Government win in human rights tuition fee challenge

The government has today successfully defended a judicial review challenge against its decision to raise university tuition fees. The case – brought by two students – alleged that the government acted in breach of various provisions of the European Convention on Human Rights and/or numerous pieces of equality legislation when it took the decision to raise fees. On virtually all the points, the government – and Vince Cable as the relevant minister – were vindicated, both on the substantive effects of the policy and the way in which the decision was made.

You can read the full judgment in the case here (pdf) (and it’s worth doing so to read the arguments of both sides and conclusions of the judge on the likely impact of the tuition fee increase). However, here are a few key from Lord Justice Elias’s judgment:

The fact that someone may be temperamentally or psychologically disinclined to accept a student loan and enter into debt does not justify the conclusion that the right to higher education of such a person has been effectively denied or unjustifiably restricted. (Para 42)

I accept Mr Swift’s [counsel for the government] submission that it is necessary to look at the policies in the round and not simply focus on the increase in fees set down in the regulations. (Para 51)

First, I wholly reject Ms Mountfield’s [counsel for the students] contention that this was a decision taken without proper consultation or analysis. That seems to me to be a travesty of the true position which simply ignores the Browne Report and the extensive debate which took place inside and outside Parliament, both during the period when that investigation was being undertaken and subsequently when modifications to the Browne proposals were under consideration. Moreover, a central focus of the debate was on how those from disadvantaged backgrounds could be encouraged to enter higher education. If this decision could be challenged on the grounds that it was short on analysis, very few decisions could withstand scrutiny. (Para 61)

Nor do I accept her [Ms Mountfield’s] contention that the object was motivated solely by ideological beliefs and a desire to save money.” (Para 62).

Read the judgment in full here (pdf).

* Nick Thornsby is a day editor at Lib Dem Voice.

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13 Comments

  • Richard Swales 17th Feb '12 - 6:45pm

    Free University isn’t a guaranteed right in the UK. In Slovakia (2011 GDP growth rate 3.3 percent) where I live the consitution guarantees free university education. If the UK (2011 GDP growth rate 0.8 percent) wants to continue with its high cost low skill economic model then it has that right. The students need to persuade more people that this is not the way forward, rather than running to the courts.

  • It would be interesting to understand Slovakias health and welfare systems and tax regime to put that into context.

  • The interesting thing is that postgrad courses have never been free in the UK, and there are no income contingent loans. That would seem a better thing to contest in law on human rights grounds.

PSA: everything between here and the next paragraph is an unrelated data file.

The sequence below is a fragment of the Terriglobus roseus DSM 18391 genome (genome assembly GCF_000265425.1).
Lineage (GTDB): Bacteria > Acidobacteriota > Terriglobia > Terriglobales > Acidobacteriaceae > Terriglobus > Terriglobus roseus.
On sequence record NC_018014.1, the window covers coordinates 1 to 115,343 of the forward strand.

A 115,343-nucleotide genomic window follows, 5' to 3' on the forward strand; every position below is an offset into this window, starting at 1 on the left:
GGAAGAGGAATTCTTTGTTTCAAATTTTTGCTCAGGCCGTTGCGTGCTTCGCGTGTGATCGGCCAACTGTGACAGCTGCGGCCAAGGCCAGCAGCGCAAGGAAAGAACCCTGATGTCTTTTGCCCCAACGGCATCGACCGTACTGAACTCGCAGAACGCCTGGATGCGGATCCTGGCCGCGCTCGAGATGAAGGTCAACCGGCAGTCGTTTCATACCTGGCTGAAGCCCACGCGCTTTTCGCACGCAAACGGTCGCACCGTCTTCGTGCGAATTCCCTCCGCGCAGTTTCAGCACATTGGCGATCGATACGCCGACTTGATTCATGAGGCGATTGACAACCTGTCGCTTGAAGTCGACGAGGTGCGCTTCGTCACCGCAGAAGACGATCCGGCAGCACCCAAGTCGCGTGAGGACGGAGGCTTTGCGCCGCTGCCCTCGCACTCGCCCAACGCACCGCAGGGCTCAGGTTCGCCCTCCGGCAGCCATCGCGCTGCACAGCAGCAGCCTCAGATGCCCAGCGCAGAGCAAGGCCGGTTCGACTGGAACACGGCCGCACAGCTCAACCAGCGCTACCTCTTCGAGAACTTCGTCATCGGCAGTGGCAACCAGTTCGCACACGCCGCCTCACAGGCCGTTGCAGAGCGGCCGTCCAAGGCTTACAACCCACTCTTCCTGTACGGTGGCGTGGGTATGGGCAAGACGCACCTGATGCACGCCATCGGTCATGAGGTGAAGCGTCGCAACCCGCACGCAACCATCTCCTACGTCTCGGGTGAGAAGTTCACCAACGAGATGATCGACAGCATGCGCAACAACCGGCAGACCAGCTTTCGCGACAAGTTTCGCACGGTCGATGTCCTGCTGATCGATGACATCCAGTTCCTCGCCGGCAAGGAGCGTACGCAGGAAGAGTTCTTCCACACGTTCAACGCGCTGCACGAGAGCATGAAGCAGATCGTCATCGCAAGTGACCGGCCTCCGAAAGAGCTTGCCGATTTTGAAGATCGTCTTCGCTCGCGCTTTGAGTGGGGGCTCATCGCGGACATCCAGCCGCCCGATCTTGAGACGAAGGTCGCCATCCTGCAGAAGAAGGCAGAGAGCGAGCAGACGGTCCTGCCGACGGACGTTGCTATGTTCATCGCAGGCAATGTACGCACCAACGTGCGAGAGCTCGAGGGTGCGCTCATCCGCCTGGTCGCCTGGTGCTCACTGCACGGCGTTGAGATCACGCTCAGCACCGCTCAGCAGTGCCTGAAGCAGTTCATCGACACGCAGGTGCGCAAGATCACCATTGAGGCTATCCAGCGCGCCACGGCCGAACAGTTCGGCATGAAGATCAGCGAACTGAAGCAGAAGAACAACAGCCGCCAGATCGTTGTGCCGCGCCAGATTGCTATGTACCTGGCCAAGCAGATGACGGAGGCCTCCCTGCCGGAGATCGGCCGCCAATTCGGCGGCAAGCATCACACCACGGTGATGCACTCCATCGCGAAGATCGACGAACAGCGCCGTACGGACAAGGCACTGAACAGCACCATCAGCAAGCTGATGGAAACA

Needless to say, I have a plan for post grads. You can read it here: http://www.centreforum.org/assets/pubs/mastering-postgraduate-funding.pdf

  • Martin Pierce 17th Feb '12 - 10:18pm

    It’s a shame the writer equates a legal decision with being in the right. There’s nothing ‘successful’ about the Lib Dems’ record on tuition fees in government, nor has anyone been ‘vindicated’. The fact that due process was apparently followed makes it no less morally defensible in the context of the personal pledges that (I think) all Lib Dem parliamentary candidates (including me) signed at the last election to individually oppose any increase (which the Coalition agreement did not require anyone to reverse), nor any less politically suicidal

  • I can’t understand why this practically and morally indefensible pledge was ever made.

  • Richard Swales 18th Feb '12 - 8:39am

    @Tabman, it’s difficult to make comparisons because there are so many differences, for example the top rate of income tax is 19 percent (compared to 50 percent in the UK). The main area where Slovakia falls down compared to the UK is employers NI at 35 percent (UK is I think 13 percent at the moment) – which means that employers aim pay offers lower than they otherwise would – on the other hand the high NI rate also covers things that would be paid by the company in the UK such as injury compensation, and maternity leave of up to 3 years (4 years for twins, in the case of having a series of kids the 3 years just restarts over and over), which under the current UK system tend to be a bit of a lottery for employers. The raw rates are quite different however as Slovakia is a post-comunist country.
    Also, outside the areas you mention, Slovakia spends 1.5 percent of GDP on defence whereas the UK, despite the geographical advantage of being an island spends 2.7 percent (a difference that would cover the Browne report several times over). On the other hand Slovakia has zero influence outside Europe whereas the UK “punches above its weight”. Again it’s a question of priorities – ours sometimes look like North Korea’s as regards the military.

  • Did you READ the judgement????

    Vince Cable was rebuked by judges yesterday for flouting the law with his tuition fee reforms.